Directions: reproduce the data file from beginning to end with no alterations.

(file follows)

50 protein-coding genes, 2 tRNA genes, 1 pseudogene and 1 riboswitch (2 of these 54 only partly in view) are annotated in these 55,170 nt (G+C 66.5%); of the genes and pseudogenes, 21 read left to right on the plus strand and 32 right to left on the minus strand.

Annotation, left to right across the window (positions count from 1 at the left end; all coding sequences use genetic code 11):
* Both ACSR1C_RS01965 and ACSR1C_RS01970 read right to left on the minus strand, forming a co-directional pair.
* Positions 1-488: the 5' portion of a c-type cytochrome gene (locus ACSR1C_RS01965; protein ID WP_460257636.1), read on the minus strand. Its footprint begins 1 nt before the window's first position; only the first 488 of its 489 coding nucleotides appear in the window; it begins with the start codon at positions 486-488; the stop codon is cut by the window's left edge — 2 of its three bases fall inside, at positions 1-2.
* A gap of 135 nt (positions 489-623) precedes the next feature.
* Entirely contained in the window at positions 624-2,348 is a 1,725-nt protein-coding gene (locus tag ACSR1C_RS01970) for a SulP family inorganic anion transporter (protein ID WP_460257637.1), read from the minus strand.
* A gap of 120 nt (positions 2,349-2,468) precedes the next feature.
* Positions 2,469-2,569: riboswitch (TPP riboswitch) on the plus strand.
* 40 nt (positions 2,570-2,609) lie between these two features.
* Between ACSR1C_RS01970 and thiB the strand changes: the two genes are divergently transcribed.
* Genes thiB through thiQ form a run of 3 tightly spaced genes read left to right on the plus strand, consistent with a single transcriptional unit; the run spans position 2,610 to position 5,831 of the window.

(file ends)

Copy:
50 protein-coding genes, 2 tRNA genes, 1 pseudogene and 1 riboswitch (2 of these 54 only partly in view) are annotated in these 55,170 nt (G+C 66.5%); of the genes and pseudogenes, 21 read left to right on the plus strand and 32 right to left on the minus strand.

Annotation, left to right across the window (positions count from 1 at the left end; all coding sequences use genetic code 11):
* Both ACSR1C_RS01965 and ACSR1C_RS01970 read right to left on the minus strand, forming a co-directional pair.
* Positions 1-488: the 5' portion of a c-type cytochrome gene (locus ACSR1C_RS01965; protein ID WP_460257636.1), read on the minus strand. Its footprint begins 1 nt before the window's first position; only the first 488 of its 489 coding nucleotides appear in the window; it begins with the start codon at positions 486-488; the stop codon is cut by the window's left edge — 2 of its three bases fall inside, at positions 1-2.
* A gap of 135 nt (positions 489-623) precedes the next feature.
* Entirely contained in the window at positions 624-2,348 is a 1,725-nt protein-coding gene (locus tag ACSR1C_RS01970) for a SulP family inorganic anion transporter (protein ID WP_460257637.1), read from the minus strand.
* A gap of 120 nt (positions 2,349-2,468) precedes the next feature.
* Positions 2,469-2,569: riboswitch (TPP riboswitch) on the plus strand.
* 40 nt (positions 2,570-2,609) lie between these two features.
* Between ACSR1C_RS01970 and thiB the strand changes: the two genes are divergently transcribed.
* Genes thiB through thiQ form a run of 3 tightly spaced genes read left to right on the plus strand, consistent with a single transcriptional unit; the run spans position 2,610 to position 5,831 of the window.